General Motors Revises Alliance With Peugeot-Citroen

GM and PSA cancel plans for a small car platform and three-cylinder engines.

Remember when General Motors and Peugeot-Citroen (PSA) entered in an alliance in 2012? Ever since then, various parts of the alliance have fallen by the wayside, such as the plans to develop a large car together. In the latest update to the alliance, the two companies announced today that they would not be collaborating on B-segment subcompact platform and an associated small, three-cylinder gasoline engine based on an existing PSA design.

The original plan called for this subcompact platform to be used for small, “low-CO2” GM and PSA vehicles for both GM and PSA vehicles in Europe and elsewhere. The engines for these vehicles were also intended to be cooperatively developed, and were expected to arrive by 2019. This plan has now been scrapped, likely because of financial factors and both companies’ recent struggles in the tough European market.

GM and PSA are still going forward on other collaborative aspects of the alliance, including C- and B-segment vehicles developed in cooperation by the two companies on PSA platforms. The larger, C-segment platform will likely be a compact crossover, and the B-segment will be a subcompact, MPV-like multipurpose vehicle. Additionally, the updated version of the alliance adds a subcompact light commercial vehicle to the list of cooperative models, which would most likely be a compact van for the European market.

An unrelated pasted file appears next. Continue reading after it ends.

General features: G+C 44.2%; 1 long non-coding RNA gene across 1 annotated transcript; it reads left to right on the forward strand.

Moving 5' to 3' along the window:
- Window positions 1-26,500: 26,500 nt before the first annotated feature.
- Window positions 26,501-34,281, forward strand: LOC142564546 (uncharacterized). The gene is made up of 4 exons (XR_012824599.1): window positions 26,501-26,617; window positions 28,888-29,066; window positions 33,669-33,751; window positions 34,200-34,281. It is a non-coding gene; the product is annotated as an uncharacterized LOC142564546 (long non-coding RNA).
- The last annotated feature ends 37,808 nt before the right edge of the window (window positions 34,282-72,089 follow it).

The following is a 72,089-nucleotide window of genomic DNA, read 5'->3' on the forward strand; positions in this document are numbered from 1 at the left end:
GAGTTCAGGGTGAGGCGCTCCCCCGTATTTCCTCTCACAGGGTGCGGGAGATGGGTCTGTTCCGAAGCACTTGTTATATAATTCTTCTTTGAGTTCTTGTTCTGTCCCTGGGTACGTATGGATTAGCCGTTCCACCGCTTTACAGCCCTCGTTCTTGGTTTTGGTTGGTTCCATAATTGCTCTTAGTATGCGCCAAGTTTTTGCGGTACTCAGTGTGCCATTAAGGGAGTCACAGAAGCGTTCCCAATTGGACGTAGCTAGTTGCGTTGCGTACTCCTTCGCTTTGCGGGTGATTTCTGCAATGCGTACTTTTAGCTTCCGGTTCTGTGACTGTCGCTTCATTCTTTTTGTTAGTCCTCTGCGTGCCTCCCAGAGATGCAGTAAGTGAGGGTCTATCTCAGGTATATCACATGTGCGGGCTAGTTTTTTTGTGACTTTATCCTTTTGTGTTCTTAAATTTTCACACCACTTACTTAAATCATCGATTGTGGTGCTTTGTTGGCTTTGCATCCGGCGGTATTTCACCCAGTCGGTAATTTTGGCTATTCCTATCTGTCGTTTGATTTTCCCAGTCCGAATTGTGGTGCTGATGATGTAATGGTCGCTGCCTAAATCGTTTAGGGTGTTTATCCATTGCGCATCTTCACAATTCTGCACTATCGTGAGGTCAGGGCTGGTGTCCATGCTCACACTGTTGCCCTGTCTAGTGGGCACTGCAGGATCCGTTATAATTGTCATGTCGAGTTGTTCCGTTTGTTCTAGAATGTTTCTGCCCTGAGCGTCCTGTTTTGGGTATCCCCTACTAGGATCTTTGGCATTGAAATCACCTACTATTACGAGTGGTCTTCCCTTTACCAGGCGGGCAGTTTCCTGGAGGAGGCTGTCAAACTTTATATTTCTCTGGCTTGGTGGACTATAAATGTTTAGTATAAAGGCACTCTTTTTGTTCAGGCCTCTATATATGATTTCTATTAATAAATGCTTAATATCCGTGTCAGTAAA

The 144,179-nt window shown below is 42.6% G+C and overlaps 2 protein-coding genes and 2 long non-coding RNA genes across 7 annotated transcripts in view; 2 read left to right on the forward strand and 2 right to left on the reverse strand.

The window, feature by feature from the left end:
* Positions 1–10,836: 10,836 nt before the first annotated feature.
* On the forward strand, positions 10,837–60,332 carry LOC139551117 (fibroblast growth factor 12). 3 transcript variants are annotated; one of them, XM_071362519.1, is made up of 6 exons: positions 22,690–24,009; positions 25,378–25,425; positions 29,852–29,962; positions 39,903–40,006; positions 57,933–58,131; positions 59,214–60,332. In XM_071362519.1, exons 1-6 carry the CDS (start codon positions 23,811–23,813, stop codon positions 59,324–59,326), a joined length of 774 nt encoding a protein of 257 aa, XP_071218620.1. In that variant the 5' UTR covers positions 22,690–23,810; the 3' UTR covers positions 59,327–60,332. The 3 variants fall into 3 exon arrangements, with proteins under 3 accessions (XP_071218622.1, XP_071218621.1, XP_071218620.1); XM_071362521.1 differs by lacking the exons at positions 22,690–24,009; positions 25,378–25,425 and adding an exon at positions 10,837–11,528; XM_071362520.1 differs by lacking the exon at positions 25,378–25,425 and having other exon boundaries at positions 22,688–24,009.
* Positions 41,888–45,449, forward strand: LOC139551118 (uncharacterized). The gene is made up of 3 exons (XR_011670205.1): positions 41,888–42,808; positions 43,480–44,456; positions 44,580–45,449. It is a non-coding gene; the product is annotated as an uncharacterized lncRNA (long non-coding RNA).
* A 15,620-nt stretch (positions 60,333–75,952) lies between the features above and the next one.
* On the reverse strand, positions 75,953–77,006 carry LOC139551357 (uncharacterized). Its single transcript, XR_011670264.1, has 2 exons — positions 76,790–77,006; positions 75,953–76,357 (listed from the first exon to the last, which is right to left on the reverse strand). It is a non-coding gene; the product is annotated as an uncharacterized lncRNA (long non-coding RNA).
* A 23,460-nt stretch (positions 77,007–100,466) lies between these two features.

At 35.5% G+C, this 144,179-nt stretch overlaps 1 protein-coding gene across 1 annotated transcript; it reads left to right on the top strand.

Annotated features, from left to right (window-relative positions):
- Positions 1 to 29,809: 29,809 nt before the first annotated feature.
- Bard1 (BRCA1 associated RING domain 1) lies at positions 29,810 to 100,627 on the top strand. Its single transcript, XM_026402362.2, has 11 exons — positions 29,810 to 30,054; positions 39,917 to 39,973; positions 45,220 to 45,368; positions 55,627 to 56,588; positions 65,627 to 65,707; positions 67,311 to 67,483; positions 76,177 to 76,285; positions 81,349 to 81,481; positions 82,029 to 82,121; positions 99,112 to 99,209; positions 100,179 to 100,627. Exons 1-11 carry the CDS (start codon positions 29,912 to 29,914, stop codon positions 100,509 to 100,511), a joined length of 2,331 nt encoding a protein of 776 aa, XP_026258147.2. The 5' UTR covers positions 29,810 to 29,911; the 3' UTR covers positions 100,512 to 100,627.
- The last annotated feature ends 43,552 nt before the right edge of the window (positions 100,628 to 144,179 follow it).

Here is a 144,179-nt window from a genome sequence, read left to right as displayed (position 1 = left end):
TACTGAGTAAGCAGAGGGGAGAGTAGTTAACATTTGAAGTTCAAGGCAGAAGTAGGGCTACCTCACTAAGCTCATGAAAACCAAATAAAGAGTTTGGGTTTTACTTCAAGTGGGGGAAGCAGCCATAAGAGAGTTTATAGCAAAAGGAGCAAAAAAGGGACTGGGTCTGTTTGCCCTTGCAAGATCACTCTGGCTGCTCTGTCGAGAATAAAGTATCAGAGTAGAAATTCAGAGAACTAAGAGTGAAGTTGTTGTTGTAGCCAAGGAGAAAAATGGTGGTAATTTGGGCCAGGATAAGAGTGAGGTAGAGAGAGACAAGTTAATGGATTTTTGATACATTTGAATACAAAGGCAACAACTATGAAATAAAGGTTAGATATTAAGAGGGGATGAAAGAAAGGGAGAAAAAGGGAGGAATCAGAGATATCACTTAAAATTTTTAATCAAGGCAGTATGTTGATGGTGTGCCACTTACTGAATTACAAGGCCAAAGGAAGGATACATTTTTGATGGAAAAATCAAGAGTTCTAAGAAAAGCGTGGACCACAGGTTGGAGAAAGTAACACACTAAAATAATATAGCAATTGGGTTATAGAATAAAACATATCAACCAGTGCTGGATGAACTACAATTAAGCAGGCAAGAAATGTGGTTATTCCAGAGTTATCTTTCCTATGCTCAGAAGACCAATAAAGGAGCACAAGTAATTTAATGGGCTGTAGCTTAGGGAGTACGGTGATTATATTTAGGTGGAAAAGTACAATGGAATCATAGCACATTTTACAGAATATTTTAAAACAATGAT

The first of these vehicles is set to launch in 2016, and GM says the two companies will be highly differentiated to fit with different GM and PSA brands. Both GM and PSA will produce one vehicle for the other company, with the subcompact MPV being produced for both companies at GM’s plant in Zaragoza, Spain, and the compact crossover being built in PSA’s plant in Sochaux, France.

This updated alliance means that GM and PSA have revised the amount of financial savings they expect to gain from this partnership, as GM is now saying it expects the total amount of savings to be $1.2 billion by 2018, down from $2 billion in expected savings before. This amount will be shared “about even between the two companies,” according to GM’s statement.